Anticipation and fear traditionally mark the first day of school—for both children and their parents. As children head back to school, parents worry. They worry about how to pay for all the books, clothes, and technology. About whom will influence their children. About how to balance their
“I just want what’s fair!” says every person going through divorce.
Couples generally agree that they want a fair outcome. Defining what fair looks like proves much more difficult.
The challenge is real. A recent poll found that finances cause one-third of divorces. If couples can’t
“Mary, I think I’m going to ask him for a divorce.” When Mary heard these words, her heart ached for her friend. Keenly aware of all her own divorce had cost her, Mary hoped Don and Gina would be spared the same pain. Gina’s next words broke through her thoughts, “Mary, I know you’ve
Jenny arrived at the mediation session before Dan visibly fuming. After a few polite preliminaries, she bluntly stated. My son will NOT spend one night at his father’s house.”
As I tried to explain parenting guidelines, she exploded, “I don’t care what the parenting guidelines
When Jane filed for divorce, she knew she didn’t want to go to court. Too many friends had shared their sagas of the divorce taking years, costings thousands of dollars, and resulting in agreements that didn’t work. A friend recommended mediation.
Jane liked the idea, yet she was a
As Sue drove to the mediation session, she stared at the stack of bank statements in the passenger seat. “How will I ever understand these? I don’t know anything about money. How can I protect myself?”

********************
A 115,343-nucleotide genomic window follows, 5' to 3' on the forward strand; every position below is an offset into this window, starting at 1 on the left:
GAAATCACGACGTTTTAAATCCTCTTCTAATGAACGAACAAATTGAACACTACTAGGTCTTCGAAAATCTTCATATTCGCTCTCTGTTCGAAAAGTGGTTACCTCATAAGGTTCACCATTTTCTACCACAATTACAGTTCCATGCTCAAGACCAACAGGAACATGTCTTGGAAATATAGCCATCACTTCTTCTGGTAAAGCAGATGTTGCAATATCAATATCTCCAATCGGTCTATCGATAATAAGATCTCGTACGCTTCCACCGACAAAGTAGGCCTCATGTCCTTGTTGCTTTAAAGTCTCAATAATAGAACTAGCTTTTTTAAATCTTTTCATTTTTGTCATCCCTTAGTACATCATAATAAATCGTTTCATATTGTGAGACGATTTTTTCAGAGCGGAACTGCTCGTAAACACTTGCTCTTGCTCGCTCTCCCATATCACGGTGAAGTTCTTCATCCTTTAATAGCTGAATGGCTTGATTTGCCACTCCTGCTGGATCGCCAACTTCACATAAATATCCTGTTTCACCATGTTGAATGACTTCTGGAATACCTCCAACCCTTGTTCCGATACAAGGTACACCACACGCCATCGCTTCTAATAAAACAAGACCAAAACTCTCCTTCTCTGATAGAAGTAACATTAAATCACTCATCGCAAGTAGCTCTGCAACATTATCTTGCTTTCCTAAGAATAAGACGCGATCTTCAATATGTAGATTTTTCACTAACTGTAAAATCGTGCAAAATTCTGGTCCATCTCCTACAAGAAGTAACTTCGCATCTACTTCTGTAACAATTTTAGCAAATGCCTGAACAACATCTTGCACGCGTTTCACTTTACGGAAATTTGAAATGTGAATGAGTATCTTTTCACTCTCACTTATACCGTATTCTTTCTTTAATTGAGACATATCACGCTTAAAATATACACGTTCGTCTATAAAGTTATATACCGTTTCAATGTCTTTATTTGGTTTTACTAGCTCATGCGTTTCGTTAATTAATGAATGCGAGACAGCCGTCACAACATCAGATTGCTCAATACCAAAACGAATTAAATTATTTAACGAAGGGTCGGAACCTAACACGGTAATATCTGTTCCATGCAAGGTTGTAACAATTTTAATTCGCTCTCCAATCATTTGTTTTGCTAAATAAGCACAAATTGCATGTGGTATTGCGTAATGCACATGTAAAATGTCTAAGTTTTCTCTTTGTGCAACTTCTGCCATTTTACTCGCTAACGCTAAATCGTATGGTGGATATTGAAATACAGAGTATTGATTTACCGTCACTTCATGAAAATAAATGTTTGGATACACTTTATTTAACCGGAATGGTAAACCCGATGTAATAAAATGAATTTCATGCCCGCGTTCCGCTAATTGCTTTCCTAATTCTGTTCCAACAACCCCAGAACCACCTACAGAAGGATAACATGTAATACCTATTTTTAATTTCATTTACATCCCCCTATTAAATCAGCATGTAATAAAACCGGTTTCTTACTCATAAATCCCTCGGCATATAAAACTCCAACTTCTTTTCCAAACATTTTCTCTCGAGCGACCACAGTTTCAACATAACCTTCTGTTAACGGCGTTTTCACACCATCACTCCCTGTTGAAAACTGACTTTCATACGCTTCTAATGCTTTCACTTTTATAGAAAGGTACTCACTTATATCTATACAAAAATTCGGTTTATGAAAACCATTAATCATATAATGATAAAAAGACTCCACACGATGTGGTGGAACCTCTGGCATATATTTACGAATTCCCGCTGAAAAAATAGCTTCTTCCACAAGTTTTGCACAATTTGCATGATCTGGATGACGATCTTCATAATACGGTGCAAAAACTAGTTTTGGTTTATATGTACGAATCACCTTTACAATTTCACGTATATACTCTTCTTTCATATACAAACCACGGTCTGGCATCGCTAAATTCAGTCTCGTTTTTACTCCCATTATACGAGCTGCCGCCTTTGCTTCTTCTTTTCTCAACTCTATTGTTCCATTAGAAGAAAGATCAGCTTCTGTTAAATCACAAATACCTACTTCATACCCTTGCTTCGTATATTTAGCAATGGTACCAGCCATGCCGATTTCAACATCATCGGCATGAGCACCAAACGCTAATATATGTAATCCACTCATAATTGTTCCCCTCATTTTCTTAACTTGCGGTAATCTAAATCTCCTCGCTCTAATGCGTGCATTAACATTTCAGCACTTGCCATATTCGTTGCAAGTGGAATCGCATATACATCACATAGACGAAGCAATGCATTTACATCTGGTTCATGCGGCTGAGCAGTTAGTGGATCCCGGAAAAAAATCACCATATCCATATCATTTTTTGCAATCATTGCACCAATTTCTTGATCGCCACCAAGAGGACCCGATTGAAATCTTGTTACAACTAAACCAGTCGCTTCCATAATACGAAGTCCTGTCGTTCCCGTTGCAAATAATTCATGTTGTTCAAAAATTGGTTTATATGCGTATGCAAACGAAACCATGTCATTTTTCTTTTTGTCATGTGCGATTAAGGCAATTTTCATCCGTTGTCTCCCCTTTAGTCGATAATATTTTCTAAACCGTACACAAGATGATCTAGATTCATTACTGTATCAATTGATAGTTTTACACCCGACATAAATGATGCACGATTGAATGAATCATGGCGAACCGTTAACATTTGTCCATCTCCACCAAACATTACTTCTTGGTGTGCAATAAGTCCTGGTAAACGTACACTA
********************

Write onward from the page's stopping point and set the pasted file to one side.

Property discussions represent some of the most stressful moments in divorce.
Divorcing parents worry most about the impact of their divorce on their children. And with good reason.
Children’s security comes from their parents’ relationship. When the relationship is strong–children feel secure. When the relationship is rocky–children suffer. Divorcing
As the holidays begin, parents focus on how to make the season magical for their children. Divorced parents often try even harder.
You spend more money. Plan more outings. Create more expectations. Yet, grown children of divorce often recall that the holidays were the worst part of the year. During
“Am I a good enough parent?”
The question haunts most parents. Are we giving our children all they need to grow and thrive? This concern cranks up a bit after divorce.
We know the ominous statistics for children of divorce. Can we protect our children from these?
It turns out. . .yes.